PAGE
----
So, a year has passed. Time goes more quickly the older you get, or seems to, which may be the same thing. It’s really a function of proportion. When you’re four, a year is a quarter of your life, when you’re thirty, well, one thirtieth. But it still feels to me like the last year has flown by. I have no reason to assume that it shouldn’t, for the reason stated above, as well as that fact that many other better and worse people I have known have lived and died; the world runs on regardless. But she was my mother.
I cannot bear to think of her now as she is – I omit to even continue the line of thought here. It is not something which I can do, and I believe it is not something which is even accurate. My mother is not the body lying beneath the ground now, nor is she anything so cold or gruesome; nor is she some silent spirit which guides me and my family through life, providing subtle but noticeable help in times of need. No, she is the memories in the minds of those she left behind, the way they act and the emotions they feel; she is the influence she left in all of us. The influence is strong, and it leads me to my next thought.
I feel like I have made little progress, or perhaps, that little progress is there to be made. Not in any arrogant sense; I wouldn’t claim that I have all the answers and have simply been recalling them as needed. What I mean is that I think my approach has been correct, and I don’t think it is circular to credit it to my mother in the first place. You see, I have looked at what happened, or rather, how I should deal with what happened, through the lens of how my mother would have advised me to, at least in a frame of mind context, rather than anything theological. (You know my thoughts on this aspect, and I won’t reiterate them here.)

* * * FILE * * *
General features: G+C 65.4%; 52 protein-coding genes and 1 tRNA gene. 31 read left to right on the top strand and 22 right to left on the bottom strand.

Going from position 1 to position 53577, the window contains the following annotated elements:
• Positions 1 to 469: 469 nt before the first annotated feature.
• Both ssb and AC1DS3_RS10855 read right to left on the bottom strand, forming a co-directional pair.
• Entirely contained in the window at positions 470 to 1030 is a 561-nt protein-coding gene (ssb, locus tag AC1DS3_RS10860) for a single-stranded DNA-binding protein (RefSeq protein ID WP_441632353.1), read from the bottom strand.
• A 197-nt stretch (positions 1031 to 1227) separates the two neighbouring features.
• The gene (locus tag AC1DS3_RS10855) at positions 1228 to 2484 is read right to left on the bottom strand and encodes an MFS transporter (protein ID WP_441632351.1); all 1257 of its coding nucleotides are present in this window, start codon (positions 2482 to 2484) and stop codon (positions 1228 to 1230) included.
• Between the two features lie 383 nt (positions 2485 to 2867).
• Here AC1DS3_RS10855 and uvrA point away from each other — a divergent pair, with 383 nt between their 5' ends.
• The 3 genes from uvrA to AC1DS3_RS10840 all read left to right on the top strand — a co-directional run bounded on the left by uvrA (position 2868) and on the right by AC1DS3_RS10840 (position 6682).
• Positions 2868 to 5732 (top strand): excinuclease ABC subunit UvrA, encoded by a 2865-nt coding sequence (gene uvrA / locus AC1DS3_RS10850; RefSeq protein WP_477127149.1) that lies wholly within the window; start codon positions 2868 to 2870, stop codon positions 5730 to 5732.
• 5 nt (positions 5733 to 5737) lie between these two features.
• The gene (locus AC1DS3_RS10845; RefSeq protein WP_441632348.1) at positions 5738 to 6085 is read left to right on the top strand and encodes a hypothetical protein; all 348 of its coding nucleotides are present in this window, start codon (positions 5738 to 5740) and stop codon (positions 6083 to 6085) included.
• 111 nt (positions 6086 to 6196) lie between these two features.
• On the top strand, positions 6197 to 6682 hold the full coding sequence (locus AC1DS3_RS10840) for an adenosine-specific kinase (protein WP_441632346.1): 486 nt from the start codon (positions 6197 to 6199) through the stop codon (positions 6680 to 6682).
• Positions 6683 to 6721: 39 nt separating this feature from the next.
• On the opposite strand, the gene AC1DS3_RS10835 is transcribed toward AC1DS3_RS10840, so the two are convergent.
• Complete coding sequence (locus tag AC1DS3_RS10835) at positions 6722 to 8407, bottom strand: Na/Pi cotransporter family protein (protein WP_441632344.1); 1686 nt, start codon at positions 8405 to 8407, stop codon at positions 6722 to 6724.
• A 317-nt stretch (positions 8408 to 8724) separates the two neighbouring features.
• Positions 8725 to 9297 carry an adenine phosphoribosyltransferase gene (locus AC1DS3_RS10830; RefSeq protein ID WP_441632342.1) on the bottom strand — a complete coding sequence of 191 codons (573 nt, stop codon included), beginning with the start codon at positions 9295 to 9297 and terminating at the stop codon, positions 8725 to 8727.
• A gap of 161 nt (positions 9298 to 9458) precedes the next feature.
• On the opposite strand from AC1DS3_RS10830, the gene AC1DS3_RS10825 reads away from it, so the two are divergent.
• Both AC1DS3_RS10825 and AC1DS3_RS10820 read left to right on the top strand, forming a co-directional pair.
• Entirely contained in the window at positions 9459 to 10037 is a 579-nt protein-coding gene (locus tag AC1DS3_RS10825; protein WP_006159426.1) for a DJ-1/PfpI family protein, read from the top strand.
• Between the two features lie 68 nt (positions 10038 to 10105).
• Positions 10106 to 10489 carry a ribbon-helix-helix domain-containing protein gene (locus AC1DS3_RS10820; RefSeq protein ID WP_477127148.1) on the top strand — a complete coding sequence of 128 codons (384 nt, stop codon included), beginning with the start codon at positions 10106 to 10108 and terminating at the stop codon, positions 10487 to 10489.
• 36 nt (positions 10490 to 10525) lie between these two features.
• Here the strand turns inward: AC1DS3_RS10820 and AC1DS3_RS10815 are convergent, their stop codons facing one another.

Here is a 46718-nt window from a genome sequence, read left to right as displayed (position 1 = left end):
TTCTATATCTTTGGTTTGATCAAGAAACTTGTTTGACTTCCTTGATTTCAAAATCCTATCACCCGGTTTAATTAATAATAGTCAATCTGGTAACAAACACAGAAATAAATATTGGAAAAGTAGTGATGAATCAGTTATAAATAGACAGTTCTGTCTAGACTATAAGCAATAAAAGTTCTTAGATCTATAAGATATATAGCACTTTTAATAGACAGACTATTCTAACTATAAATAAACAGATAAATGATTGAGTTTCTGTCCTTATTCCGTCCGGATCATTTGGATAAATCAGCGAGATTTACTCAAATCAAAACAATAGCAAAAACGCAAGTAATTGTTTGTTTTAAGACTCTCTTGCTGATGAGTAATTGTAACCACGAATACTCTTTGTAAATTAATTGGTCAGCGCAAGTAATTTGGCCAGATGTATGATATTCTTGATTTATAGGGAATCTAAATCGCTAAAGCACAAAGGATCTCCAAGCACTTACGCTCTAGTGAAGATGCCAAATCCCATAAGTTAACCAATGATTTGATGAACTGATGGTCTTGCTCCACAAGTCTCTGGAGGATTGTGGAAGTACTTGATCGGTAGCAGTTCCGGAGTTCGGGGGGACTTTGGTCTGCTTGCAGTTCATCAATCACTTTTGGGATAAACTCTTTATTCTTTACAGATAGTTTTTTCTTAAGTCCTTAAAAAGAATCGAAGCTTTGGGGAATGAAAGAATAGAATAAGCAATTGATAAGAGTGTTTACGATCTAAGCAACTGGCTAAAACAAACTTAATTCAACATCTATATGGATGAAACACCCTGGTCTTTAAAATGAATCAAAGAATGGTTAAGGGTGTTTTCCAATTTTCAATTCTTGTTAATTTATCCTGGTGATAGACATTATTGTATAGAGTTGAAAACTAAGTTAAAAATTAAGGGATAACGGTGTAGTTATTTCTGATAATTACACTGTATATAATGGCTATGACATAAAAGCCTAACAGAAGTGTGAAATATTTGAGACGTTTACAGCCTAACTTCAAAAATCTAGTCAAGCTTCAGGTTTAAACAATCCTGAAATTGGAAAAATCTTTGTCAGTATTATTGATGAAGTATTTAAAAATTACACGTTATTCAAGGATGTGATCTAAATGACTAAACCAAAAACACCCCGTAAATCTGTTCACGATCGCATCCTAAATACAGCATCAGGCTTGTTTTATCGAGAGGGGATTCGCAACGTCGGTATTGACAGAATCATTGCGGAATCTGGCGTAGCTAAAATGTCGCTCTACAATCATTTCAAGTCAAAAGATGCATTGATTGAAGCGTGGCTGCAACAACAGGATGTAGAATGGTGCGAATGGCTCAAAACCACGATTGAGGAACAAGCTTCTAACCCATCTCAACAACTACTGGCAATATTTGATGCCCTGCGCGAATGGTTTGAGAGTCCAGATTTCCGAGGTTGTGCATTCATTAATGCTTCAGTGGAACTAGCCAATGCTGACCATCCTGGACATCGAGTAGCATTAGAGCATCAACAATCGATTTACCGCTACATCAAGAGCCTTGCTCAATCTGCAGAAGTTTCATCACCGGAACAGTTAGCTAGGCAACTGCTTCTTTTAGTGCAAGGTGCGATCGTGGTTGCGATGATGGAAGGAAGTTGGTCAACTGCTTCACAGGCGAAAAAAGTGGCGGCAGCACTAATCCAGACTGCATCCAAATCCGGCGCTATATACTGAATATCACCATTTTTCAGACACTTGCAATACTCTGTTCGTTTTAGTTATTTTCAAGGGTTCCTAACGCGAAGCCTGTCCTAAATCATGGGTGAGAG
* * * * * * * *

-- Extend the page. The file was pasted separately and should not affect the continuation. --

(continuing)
The approach has been to remember the love, fun, and happiness, and to continue living as best I can, while improving myself through a study of those points of behaviour which my mother taught me have value, both through explanation and demonstration. (I doubt if she always knew she was teaching me, but as an example, I have had none better.) These have been the guidelines for me. I do not say that it has been without pain, without tears, without the comfort which, in similar circumstances, I would have looked to find in the one person who was necessarily unable to provide it. But, it has been the best way I can think of.
It is difficult if not impossible not to think of what could have been. It is hard to ignore the time lost, the empty hours of a life cut short, hours which will never gently sound her voice or bring to me the image of her smile. In remembering the good, my thoughts inevitably drift to these considerations, and I am melancholy. This is part of the process too, I think. It would be foolish to pretend otherwise. The pain will be what it will be, but my belief is that in the end it will lessen, to be eased away by memories of smiles and laughter, the indelible remnants of a life lived happily and well, and of love given freely and openly.
Time, as I have noted, goes on. I will not labour the point. Perhaps this chapter is closed, or set aside. I do not mean that my thoughts will turn or fade away. I only mean that I am determined to continue the approach I have started. Walking along that path I can foresee only success, made possible by the life and words of a woman who can never be forgotten.